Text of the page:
By Dr Frank Heibel
The changing mobility requirements of our growing cities do not just call for ‘smart’ technology improvement, but for reconsideration of network layouts too. In this series, public rail transport thought leader ‘Doc Frank’ Heibel takes a look at developments in Australia’s major cities.
The first part of this series highlighted the historical “hub and spoke” layout of Australia’s city rail
networks due to the monocentric commuting dominance of existing city centres. But as our cities grow the importance of decentralised suburban precincts, orbital lines to connect them around the city centres are getting on the transport planning horizons.
Part two of the series presented the Suburban Rail Loop in Melbourne as a prototype for such orbital lines, connecting key precincts for health, education, retail, and employment with existing metropolitan and regional rail networks as well as Melbourne airport. This concluding part three will look at the planning of orbital lines in the other major Australian cities.
Sydney’s second rail network
In networks where no orbital lines exist, they need to be built anew. That is the case for Melbourne’s Suburban Rail Loop (SRL) as well as for orbital attempts in other cities. In Sydney, there once was a plan for at least a part of an orbital connection, the Parramatta-Chatswood Link.
That railway would have connected two major employment and retail sub-centres at both ends with a few smaller ones in between, a couple of universities and three major railway lines into Sydney’s city centre. The only problem: that line was never built in full.
The first section from Chatswood to Epping became part of the northern subnetwork comprising the Northern and the North Shore Lines, connecting the two and adding yet more variety to an already multi-faceted service pattern across Sydney.
The link between Epping and Parramatta still does not exist. Interestingly, the Epping-Chatswood Rail Link has since become part of the newly commissioned Sydney Metro Northwest, a dedicated high performance railway separated from Sydney Trains’ legacy network. West of Epping, Sydney Metro accesses several booming suburbs instead of connecting to Parramatta.
Yet the orbital idea still lingers in the depths of the newer transport plans in Sydney. The long-term outlook for Sydney Metro is to extend Metro Northwest and connect its new western end with the northern terminus of another future line of Sydney Metro, the one going south to Western Sydney Airport and eventually on to Campbelltown.
Together those two metro lines would form some orbital spiral from Campbelltown via Chatswood and Sydney to Bankstown. And if the line from Bankstown got ever extended via Liverpool to Western Sydney Airport there would in fact be a full ring, albeit with Sydney being on that ring not in the middle of it.
Less pressure for smaller cities
As mentioned earlier, an orbital railway only makes sense if the cities are large enough and have enough high-density precincts in their “middle suburbs” to ensure justifiable patronage for a rail connection. The lack of that may be the reason why Brisbane has not even considered an orbital railway to become part of their city rail network. Additionally, Perth has an orbital element in their long-term transport strategy but would require a major network reconfiguration to come to a real circle line.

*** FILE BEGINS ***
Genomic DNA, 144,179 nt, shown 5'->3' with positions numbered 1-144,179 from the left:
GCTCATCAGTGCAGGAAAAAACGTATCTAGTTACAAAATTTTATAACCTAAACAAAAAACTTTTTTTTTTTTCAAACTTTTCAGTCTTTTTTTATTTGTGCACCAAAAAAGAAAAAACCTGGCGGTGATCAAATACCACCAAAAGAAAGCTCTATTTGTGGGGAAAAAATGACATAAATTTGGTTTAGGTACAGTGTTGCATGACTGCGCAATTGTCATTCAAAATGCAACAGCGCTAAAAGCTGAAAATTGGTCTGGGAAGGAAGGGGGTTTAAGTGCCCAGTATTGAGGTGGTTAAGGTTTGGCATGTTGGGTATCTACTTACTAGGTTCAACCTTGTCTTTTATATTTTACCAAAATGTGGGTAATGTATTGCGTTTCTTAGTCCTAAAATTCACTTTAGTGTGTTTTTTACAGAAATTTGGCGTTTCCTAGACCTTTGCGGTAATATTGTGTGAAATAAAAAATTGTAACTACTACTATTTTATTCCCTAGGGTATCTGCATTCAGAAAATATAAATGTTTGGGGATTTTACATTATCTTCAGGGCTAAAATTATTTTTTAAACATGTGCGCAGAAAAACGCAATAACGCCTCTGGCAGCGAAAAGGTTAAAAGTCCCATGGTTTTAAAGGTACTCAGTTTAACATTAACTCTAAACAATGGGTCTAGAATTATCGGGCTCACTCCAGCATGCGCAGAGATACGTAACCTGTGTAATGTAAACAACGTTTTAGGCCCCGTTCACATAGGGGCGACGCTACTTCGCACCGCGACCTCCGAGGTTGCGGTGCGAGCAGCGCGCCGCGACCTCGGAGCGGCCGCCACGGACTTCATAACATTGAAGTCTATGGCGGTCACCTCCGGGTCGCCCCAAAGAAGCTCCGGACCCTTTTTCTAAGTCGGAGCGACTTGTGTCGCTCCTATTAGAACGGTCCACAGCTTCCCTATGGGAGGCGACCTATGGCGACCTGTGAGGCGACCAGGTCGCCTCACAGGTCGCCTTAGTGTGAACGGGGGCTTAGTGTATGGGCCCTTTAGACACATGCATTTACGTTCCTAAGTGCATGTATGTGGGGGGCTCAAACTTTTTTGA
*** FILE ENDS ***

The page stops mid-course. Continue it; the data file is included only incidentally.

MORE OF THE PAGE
Orbital vision in Perth
The latest transport planning document in Perth which includes the METRONET transport initiative actually hints that near-term network extensions “will form part of a potential Circle Line”. Indeed, the combination of the new Forrestfield-Airport Link, parts of the Morley-Ellenbrook Line and the Thornlie-Cockburn Link could all be seen as the south-eastern elements of a future circle line around Perth’s city centre. Except that they all initially are separate railway lines, even with a sizable gap between two of them.
The transport plan in Perth also included a long-term vision for the western portion of a ring line, the Stirling-Murdoch Orbital. That link would connect three of Perth’s existing railway lines via interchanges and also provide rail access to two universities, three major hospitals and one of the biggest retail precincts. A good planning concept which resembles elements of what we saw for the Suburban Rail Loop in Melbourne.
The remaining gaps to be closed for a full-circle connection are between Stirling and Morley and between Forrestfield and Thornlie. The transport plan mentions those extensions but only in the very long-term future well outside the horizon of present planning.
Slowly but surely
As could be seen from this series, orbital railway lines in Australia’s capital cities are still a while away. However, as those cities grow, and suburban precincts outside the city centres pick up momentum, the idea of orbital connections becomes more compelling. The significant investment to build those lines will take many more years to make them a real part of our city railway networks, but over time they will become useful network additions.
About Dr Frank Heibel
‘Doc Frank’ is a globally recognised strategist and thought leader for high-performance railway signalling. He has advised government railways in four of Australia’s biggest cities on planning and implementing their next generation signalling technology to boost capacity and improve operational performance. In line with the rising importance of public rail transport for alleviating traffic congestion, his views get noticed in wider transport forums, such as the public transport discussion panel at Smart Cities 2019.